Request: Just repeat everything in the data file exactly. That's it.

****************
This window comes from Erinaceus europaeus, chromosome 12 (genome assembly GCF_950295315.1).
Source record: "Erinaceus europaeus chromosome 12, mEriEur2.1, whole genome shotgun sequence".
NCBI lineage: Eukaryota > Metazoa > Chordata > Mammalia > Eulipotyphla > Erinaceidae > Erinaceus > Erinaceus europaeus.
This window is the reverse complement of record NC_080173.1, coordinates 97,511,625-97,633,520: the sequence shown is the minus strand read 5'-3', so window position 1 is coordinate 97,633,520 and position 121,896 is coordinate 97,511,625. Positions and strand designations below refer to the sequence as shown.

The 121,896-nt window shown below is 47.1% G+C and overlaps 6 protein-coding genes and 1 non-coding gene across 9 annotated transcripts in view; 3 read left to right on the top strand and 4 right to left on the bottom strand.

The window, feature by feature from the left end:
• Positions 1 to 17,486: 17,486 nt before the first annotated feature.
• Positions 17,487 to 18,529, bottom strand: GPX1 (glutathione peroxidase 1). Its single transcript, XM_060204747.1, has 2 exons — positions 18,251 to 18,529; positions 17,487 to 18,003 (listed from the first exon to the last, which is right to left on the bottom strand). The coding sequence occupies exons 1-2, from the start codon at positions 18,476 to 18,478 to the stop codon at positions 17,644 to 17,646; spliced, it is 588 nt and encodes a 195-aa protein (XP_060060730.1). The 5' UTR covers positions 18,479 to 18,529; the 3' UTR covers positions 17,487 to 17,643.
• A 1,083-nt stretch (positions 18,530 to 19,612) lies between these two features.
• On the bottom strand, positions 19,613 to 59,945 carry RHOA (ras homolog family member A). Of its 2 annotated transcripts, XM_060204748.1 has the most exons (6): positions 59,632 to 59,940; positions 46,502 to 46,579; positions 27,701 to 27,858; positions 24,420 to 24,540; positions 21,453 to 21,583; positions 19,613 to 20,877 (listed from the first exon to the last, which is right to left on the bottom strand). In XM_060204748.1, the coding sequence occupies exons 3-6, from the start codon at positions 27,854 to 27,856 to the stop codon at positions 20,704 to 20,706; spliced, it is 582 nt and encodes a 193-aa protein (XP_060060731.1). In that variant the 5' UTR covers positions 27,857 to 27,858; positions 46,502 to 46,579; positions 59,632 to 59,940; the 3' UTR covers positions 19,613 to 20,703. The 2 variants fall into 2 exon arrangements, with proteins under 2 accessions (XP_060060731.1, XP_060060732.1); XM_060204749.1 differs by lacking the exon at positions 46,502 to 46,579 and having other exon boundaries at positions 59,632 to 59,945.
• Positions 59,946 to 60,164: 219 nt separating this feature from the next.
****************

This window comes from Erinaceus europaeus, chromosome 12 (genome assembly GCF_950295315.1).
Source record: "Erinaceus europaeus chromosome 12, mEriEur2.1, whole genome shotgun sequence".
NCBI lineage: Eukaryota > Metazoa > Chordata > Mammalia > Eulipotyphla > Erinaceidae > Erinaceus > Erinaceus europaeus.
This window is the reverse complement of record NC_080173.1, coordinates 97,511,625-97,633,520: the sequence shown is the minus strand read 5'-3', so window position 1 is coordinate 97,633,520 and position 121,896 is coordinate 97,511,625. Positions and strand designations below refer to the sequence as shown.

The 121,896-nt window shown below is 47.1% G+C and overlaps 6 protein-coding genes and 1 non-coding gene across 9 annotated transcripts in view; 3 read left to right on the top strand and 4 right to left on the bottom strand.

The window, feature by feature from the left end:
• Positions 1 to 17,486: 17,486 nt before the first annotated feature.
• Positions 17,487 to 18,529, bottom strand: GPX1 (glutathione peroxidase 1). Its single transcript, XM_060204747.1, has 2 exons — positions 18,251 to 18,529; positions 17,487 to 18,003 (listed from the first exon to the last, which is right to left on the bottom strand). The coding sequence occupies exons 1-2, from the start codon at positions 18,476 to 18,478 to the stop codon at positions 17,644 to 17,646; spliced, it is 588 nt and encodes a 195-aa protein (XP_060060730.1). The 5' UTR covers positions 18,479 to 18,529; the 3' UTR covers positions 17,487 to 17,643.
• A 1,083-nt stretch (positions 18,530 to 19,612) lies between these two features.
• On the bottom strand, positions 19,613 to 59,945 carry RHOA (ras homolog family member A). Of its 2 annotated transcripts, XM_060204748.1 has the most exons (6): positions 59,632 to 59,940; positions 46,502 to 46,579; positions 27,701 to 27,858; positions 24,420 to 24,540; positions 21,453 to 21,583; positions 19,613 to 20,877 (listed from the first exon to the last, which is right to left on the bottom strand). In XM_060204748.1, the coding sequence occupies exons 3-6, from the start codon at positions 27,854 to 27,856 to the stop codon at positions 20,704 to 20,706; spliced, it is 582 nt and encodes a 193-aa protein (XP_060060731.1). In that variant the 5' UTR covers positions 27,857 to 27,858; positions 46,502 to 46,579; positions 59,632 to 59,940; the 3' UTR covers positions 19,613 to 20,703. The 2 variants fall into 2 exon arrangements, with proteins under 2 accessions (XP_060060731.1, XP_060060732.1); XM_060204749.1 differs by lacking the exon at positions 46,502 to 46,579 and having other exon boundaries at positions 59,632 to 59,945.
• Positions 59,946 to 60,164: 219 nt separating this feature from the next.